It is therefore, the object of the present invention to overcome the aforementioned disadvantages of the three-rod alignment approach but still provide a controlled, accurate alignment of mating single optical fibers in a manner which will minimize light transmission losses, which is easily manufactured and assembled, relatively inexpensive, and practical for commercial field use.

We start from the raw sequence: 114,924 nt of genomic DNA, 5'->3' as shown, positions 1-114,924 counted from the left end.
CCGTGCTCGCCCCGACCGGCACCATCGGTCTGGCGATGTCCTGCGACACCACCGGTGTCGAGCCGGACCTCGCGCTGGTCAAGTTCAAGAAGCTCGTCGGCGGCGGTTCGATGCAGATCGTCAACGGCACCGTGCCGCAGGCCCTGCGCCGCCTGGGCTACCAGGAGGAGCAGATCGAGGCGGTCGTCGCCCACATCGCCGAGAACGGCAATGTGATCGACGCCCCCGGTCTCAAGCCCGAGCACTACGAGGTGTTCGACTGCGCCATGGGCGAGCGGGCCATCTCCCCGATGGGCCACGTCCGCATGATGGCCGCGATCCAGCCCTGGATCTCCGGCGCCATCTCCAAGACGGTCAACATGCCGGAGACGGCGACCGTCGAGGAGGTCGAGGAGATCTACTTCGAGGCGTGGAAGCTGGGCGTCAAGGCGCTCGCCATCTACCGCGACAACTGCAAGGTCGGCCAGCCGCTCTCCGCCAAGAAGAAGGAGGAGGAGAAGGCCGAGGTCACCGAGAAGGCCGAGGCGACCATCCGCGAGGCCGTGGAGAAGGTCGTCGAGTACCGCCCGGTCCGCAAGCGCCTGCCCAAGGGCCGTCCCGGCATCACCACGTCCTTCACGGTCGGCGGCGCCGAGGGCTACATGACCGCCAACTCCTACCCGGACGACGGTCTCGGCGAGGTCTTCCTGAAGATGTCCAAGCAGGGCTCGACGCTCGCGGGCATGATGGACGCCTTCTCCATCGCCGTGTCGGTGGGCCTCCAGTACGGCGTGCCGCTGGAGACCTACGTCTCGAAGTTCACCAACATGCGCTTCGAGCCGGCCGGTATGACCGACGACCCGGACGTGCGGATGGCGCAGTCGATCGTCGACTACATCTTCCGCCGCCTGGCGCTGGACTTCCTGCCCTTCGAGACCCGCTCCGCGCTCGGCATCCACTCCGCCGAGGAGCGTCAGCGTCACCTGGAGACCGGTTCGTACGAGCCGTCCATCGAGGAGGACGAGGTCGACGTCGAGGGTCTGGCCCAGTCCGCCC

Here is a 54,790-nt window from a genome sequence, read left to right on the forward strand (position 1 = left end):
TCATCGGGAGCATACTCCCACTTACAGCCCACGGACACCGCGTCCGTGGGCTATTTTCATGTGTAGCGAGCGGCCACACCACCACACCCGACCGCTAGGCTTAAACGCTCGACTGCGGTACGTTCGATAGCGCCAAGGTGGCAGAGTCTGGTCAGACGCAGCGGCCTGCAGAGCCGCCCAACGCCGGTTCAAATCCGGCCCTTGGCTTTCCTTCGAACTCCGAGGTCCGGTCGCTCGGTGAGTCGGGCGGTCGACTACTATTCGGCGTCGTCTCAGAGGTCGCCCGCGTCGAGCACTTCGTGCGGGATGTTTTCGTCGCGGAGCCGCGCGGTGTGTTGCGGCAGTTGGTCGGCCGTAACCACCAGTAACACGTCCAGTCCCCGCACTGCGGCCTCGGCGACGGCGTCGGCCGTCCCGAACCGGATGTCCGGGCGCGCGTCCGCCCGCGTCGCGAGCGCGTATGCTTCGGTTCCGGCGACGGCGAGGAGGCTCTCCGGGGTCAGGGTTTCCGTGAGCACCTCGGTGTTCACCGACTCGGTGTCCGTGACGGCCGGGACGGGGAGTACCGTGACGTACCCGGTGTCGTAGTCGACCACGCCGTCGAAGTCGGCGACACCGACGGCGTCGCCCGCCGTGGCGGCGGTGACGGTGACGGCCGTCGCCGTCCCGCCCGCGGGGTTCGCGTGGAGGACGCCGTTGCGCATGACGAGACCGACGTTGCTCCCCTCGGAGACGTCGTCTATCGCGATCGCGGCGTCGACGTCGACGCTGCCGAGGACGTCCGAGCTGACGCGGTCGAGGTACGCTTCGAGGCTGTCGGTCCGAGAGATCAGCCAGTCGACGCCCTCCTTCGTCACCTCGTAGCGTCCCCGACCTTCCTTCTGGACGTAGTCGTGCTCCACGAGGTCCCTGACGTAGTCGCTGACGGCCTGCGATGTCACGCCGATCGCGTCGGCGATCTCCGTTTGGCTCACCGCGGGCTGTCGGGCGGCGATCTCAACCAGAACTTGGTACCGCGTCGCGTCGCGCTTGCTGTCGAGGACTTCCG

According to the principal aspect of the present invention, there is provided a fiber optic connector for releasably coupling a pair of single optical fibers. The connector employs at least one pair of mating contacts. Each contact contains a set of equal diameter spheres arranged in closely adjacent, but not necessarily engaging, relationship defining an interstitial space therebetween. The centers of the spheres lie in a common plane. The contact body supports a single optical fiber so that the end portion thereof lies in the interstitial space defined between the spheres. The spheres are dimensioned to closely confine the fiber in the space. In the preferred embodiment, the mating contacts are abutted under an axial compression force which causes the spheres in one contact to nest with respect to the spheres in the other contact so that the spheres in the respective contacts cooperate with each other to cause the optical fibers mounted therein to become precisely laterally aligned. The spheres may be metal ball bearings which may be manufactured to extremely precise diameters, thereby assuring that the interstitial space defined between the spheres of a set will be precisely dimensioned so that a fiber of a suitable cross section will not be damaged by the spheres. Further, because the spheres may be formed of metal, they will not be subject to creepage as are the plastic alignment rods in the aforementioned prior art connector. Therefore, the connector of the present invention allows precise alignment of single optical fibers by the use of components which are readily available, inexpensive, and may be assembled at relatively low cost. The invention also provides a connector which may be readily terminated to fiber optic cables in the field by relatively unskilled personnel.